Figures show new homes are more energy efficient

Meteorologists are forecasting 2005 as one of the coldest winters for over a decade, but figures analysed by reveal new homes are over twice as energy efficient as average older homes in the UK, meaning a warmer winter and cheaper energy bills. says new homes utilise the latest developments in building techniques and technology to improve their energy efficiency. Features which will contribute to a new home being more energy efficient than an older home include double glazing, improved wall, floor and roof insulation, modern boilers, solar heat gain, and better draught proofing. In addition and also contributing to lower energy bills, many new homes come fitted with energy efficient light bulbs and efficient kitchen and household appliances.

New homes now must meet a minimum rating of 100 on the standard assessment procedure rating for energy efficiency, increased from the 1995 minimum of 80. The scale of ratings runs from 0 for the least energy efficient home to a maximum rating of 120 for the most energy efficient home and indicates the cost of providing energy heat, light and domestic hot water per metre of floor space.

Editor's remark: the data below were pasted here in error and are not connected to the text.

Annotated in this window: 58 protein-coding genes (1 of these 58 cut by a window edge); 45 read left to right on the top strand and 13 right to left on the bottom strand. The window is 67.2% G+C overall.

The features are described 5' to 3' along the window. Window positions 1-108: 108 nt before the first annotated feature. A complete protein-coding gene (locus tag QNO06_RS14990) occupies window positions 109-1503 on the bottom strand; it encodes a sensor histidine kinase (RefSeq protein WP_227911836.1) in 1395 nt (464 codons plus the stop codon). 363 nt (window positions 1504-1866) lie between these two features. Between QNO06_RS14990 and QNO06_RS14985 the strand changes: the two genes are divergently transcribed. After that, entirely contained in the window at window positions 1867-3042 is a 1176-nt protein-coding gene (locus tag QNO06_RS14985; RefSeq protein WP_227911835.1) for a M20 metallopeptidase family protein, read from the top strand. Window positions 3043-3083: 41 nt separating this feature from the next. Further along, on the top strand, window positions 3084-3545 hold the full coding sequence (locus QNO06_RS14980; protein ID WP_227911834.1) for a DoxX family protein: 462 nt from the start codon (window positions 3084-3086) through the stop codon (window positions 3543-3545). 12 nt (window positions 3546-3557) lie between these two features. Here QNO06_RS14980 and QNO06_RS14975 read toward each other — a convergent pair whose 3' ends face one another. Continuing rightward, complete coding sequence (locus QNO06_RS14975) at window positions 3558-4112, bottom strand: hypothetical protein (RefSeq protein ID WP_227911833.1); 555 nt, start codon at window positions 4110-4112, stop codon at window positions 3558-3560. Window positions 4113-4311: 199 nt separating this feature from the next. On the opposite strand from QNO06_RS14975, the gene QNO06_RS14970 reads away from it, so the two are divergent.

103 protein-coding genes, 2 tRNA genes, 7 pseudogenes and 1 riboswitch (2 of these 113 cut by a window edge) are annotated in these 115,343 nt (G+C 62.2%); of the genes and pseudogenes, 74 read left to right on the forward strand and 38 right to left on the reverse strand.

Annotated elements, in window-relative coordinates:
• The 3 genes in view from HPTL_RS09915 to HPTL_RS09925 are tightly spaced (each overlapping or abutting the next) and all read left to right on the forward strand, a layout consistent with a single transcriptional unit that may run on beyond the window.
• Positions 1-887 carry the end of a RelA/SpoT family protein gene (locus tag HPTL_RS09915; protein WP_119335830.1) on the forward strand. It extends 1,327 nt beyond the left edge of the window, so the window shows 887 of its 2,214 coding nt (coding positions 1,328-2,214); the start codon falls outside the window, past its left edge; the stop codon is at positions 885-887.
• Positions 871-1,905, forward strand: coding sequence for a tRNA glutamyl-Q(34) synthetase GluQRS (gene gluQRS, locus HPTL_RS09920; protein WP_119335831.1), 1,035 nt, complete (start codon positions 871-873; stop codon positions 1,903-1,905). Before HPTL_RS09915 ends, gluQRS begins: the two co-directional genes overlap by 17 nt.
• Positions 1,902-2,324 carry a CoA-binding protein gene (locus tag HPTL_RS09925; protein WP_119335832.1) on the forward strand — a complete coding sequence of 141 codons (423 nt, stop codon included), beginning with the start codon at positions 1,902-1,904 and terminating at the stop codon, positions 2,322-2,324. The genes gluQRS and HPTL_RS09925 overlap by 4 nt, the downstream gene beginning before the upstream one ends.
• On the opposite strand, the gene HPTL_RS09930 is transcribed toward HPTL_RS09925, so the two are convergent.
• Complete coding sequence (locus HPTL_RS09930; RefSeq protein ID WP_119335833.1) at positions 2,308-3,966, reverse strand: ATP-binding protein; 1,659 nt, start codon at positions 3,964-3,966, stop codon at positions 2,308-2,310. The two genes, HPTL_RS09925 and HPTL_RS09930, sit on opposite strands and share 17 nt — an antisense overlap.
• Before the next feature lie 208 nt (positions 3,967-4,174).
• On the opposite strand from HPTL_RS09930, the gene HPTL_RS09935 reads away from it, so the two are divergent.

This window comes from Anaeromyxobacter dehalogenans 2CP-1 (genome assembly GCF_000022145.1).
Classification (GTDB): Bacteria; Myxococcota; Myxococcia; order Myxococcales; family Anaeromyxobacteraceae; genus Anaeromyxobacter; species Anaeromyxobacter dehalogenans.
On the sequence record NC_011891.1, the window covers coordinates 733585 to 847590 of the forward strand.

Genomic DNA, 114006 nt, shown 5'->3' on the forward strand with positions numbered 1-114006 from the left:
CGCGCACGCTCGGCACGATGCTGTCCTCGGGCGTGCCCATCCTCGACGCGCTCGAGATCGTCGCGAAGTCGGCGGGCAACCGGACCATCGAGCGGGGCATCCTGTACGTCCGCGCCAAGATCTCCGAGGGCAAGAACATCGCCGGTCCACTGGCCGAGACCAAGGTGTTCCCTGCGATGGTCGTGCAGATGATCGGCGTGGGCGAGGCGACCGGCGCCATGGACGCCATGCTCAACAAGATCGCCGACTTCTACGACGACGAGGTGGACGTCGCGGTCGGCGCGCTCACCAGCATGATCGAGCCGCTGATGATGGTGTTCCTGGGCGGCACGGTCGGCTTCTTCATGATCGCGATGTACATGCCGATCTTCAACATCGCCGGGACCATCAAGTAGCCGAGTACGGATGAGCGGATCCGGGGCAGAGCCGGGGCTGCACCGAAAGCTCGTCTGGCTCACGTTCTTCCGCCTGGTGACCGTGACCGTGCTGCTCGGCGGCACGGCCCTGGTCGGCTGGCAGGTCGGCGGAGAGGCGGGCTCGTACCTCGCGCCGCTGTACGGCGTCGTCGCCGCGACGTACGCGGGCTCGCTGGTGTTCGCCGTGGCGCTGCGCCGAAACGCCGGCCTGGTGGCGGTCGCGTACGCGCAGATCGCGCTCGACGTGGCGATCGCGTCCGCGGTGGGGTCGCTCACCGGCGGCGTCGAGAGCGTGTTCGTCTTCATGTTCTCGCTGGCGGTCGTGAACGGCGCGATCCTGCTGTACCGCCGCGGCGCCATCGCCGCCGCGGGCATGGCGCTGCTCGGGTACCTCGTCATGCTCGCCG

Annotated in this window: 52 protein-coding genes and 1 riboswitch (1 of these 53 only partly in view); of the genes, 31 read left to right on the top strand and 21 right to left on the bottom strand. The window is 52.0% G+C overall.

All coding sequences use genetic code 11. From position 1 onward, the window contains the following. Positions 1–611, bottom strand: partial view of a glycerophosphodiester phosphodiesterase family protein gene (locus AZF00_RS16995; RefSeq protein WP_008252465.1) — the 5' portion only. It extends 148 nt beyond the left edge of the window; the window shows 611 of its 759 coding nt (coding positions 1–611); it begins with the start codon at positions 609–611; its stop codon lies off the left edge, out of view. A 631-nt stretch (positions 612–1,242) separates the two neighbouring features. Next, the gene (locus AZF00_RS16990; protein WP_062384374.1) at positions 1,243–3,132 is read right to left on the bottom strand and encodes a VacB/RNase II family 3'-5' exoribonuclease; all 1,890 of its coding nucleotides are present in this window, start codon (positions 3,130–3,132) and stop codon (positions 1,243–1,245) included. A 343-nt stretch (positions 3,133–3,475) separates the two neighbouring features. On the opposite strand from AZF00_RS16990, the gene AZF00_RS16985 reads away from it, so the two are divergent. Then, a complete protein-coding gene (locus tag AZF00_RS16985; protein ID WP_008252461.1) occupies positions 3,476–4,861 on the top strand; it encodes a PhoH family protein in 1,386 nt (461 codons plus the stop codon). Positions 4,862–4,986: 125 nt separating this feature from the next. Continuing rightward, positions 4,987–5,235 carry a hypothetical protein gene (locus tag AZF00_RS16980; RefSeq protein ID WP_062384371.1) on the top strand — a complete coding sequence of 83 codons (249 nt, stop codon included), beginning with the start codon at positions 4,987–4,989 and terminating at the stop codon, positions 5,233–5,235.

The average rating of a standard UK home is approximately 45 with older homes often further down the scale.

David Bexon, managing director of, says: “Homeowners with a new property will really notice the difference this winter in the temperature and comfort of their home. Not only are new homes better insulated so they stay warmer but this in turn cuts down on the amount of energy being consumed thus reducing energy bills and limiting the negative effect on the environment.”